Early this morning, they had driven away on a mission, leaving him behind, and after they’d disappeared, he had no idea what to do. He stood there for a while alone. Eventually he walked back to his room. He turned up his air conditioner to high. When he got cold enough to shiver, he put on warmer clothes and stayed under the vents. He packed his medication. He stacked some packages of beef jerky and mac ’n’ cheese and smoked oysters, which he wouldn’t be able to take with him, for the soldiers he was leaving behind and wrote a note that said “Enjoy. ”

Finally it was time to go to the helicopter, and he began walking down the hall. Word had spread through the entire company by now, and when one of the soldiers saw him, he came over. “Well, I’ll walk you as far as the shitters, because I have to go to the bathroom,” the soldier said, and as last words, those would have to do, because those were the last words he heard from any of the soldiers in his battalion as his deployment came to an end.

His stomach hurt as he made his way across the FOB. He felt himself becoming nauseated. At the landing area, other soldiers from other battalions were lined up, and when the helicopter landed, everyone was allowed to board except him. He didn’t understand.

“Next one’s yours,” he was told, and when it came in a few minutes later, he realized why he’d had to wait. It had a big red cross on the side. It was the helicopter for the injured and the dead.

That was him, Adam Schumann. He was injured. He was dead. He was done.

1

Two years later: Adam drops the baby.

The baby, who is four days old, is his son, and there is a moment as he is failing that this house he has come home to seems like the most peaceful place in the world. Outside is the cold dead of 3:00am on a late November night in Kansas, but inside is lamplight, the warm smell of a newborn, and Adam’s wife, Saskia, beautiful Saskia, who a few minutes before had asked her husband if he could watch the baby so she could get a little sleep. “I got it,” he had said. “I got it. Get some rest.” She curled up in the middle of their bed, and the last thing she glimpsed was Adam reclined along the edge, his back against the headboard and the baby in his arms. He was smiling, as if contentment for this wounded man were possible at last, and she believed it enough to shut her eyes, just before he shut his. His arms soon relaxed. His grip loosened. The baby rolled off of his chest and over the edge of the bed, and here came that peaceful moment, the baby in the air, Adam and Saskia asleep, everyone oblivious, the floor still a few inches away, and now, with a crack followed by a thud, the moment is over and everything that will happen is under way.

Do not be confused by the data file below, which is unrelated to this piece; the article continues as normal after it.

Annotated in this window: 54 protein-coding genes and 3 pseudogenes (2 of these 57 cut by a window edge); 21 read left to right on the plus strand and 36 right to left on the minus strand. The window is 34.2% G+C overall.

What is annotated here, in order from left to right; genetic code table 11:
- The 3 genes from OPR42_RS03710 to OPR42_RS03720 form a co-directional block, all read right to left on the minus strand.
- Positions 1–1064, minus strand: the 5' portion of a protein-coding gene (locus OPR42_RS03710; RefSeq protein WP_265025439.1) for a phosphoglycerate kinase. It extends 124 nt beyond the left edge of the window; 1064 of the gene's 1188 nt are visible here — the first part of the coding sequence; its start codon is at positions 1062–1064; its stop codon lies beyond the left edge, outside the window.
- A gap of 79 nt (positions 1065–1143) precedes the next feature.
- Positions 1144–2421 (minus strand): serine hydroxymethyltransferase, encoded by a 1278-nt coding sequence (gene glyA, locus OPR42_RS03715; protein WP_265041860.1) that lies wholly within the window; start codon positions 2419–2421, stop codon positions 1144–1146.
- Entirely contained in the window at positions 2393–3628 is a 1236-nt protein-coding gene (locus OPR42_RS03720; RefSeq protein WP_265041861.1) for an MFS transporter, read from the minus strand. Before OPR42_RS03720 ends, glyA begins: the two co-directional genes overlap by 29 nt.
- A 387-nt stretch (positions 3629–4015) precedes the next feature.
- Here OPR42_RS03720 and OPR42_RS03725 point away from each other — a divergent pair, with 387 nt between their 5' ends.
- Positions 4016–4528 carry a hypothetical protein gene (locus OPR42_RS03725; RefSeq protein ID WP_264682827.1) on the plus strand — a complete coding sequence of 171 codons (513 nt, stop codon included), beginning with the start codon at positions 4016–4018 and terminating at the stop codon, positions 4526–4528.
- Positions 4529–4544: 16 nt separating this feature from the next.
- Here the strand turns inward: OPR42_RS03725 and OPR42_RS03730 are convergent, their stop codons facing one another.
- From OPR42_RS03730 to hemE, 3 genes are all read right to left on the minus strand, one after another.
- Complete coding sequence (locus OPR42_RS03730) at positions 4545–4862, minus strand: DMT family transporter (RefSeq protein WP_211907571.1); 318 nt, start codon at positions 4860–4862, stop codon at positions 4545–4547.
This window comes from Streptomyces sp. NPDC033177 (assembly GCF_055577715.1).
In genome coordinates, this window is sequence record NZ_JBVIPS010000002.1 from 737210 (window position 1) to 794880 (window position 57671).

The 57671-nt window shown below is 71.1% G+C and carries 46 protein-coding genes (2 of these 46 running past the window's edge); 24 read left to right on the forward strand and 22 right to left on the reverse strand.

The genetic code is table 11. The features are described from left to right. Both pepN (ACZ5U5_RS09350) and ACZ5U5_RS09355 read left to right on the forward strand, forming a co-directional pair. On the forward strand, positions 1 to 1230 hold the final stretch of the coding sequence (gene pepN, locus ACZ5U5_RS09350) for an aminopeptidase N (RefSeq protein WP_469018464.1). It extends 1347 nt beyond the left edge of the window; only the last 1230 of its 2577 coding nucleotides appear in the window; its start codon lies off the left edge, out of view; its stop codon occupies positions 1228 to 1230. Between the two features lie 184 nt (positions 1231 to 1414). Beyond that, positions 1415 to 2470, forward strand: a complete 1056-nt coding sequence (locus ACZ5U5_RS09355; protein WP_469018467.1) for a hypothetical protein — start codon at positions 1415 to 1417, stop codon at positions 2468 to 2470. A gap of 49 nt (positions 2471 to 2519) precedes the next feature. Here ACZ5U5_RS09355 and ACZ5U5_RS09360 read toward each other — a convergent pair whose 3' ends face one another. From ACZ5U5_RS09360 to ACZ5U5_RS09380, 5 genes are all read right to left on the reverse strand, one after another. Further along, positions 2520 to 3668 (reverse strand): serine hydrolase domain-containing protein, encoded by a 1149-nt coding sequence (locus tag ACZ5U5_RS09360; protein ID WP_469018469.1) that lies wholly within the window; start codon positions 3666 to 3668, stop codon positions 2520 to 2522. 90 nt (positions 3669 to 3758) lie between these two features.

Saskia is the one who hears it. It is not loud, but it is loud enough. Her eyes fly open. She sees Adam closed-eyed and empty-armed, and only when he hears screaming and feels the sharp elbows and knees of someone scrambling across him does he wake up from the sleep he had promised he didn’t need. It takes him a second or two. Then he knows what he has done.

He says nothing. There is nothing he can say. He is sorry. He is always sorry now. He has been sorry for two years, ever since he slunk home from the war. He watches his wife scoop up the baby. He keeps watching, wishing she would look at him, willing her to, always so in need of forgiveness, but she won’t. She clutches the crying baby as he dresses and leaves the room. He sits for a while in the dark, listening to her soothe the baby, and then he goes outside, gets into his pickup truck, and positions a shotgun so that it is propped up and pointed at his face. In that way, he starts driving, while back in the house, Saskia is trying to understand what happened. A crack. A thud. The thud was the floor, and thank God for the ugly carpet. But what was the crack? The bed frame? The nightstand?

This baby. So resilient. Breathing evenly. Not even a mark. Somehow fine. How can that be? But he is. Maybe he is one of the lucky ones, born to be okay. Saskia lies with him, then gets up and comes back with a plastic bottle of water. She drops it from the side of the bed and listens to the sound it makes as it hits the floor.

She drops a pair of heavy shoes and watches them bounce.

She finds a basketball and rolls it off the edge.

She fills a drink container with enough water to weigh about as much as the baby, and as Adam continues driving and considering the gun, not yet, not yet, not yet, not yet, she rolls that off the edge, too.

*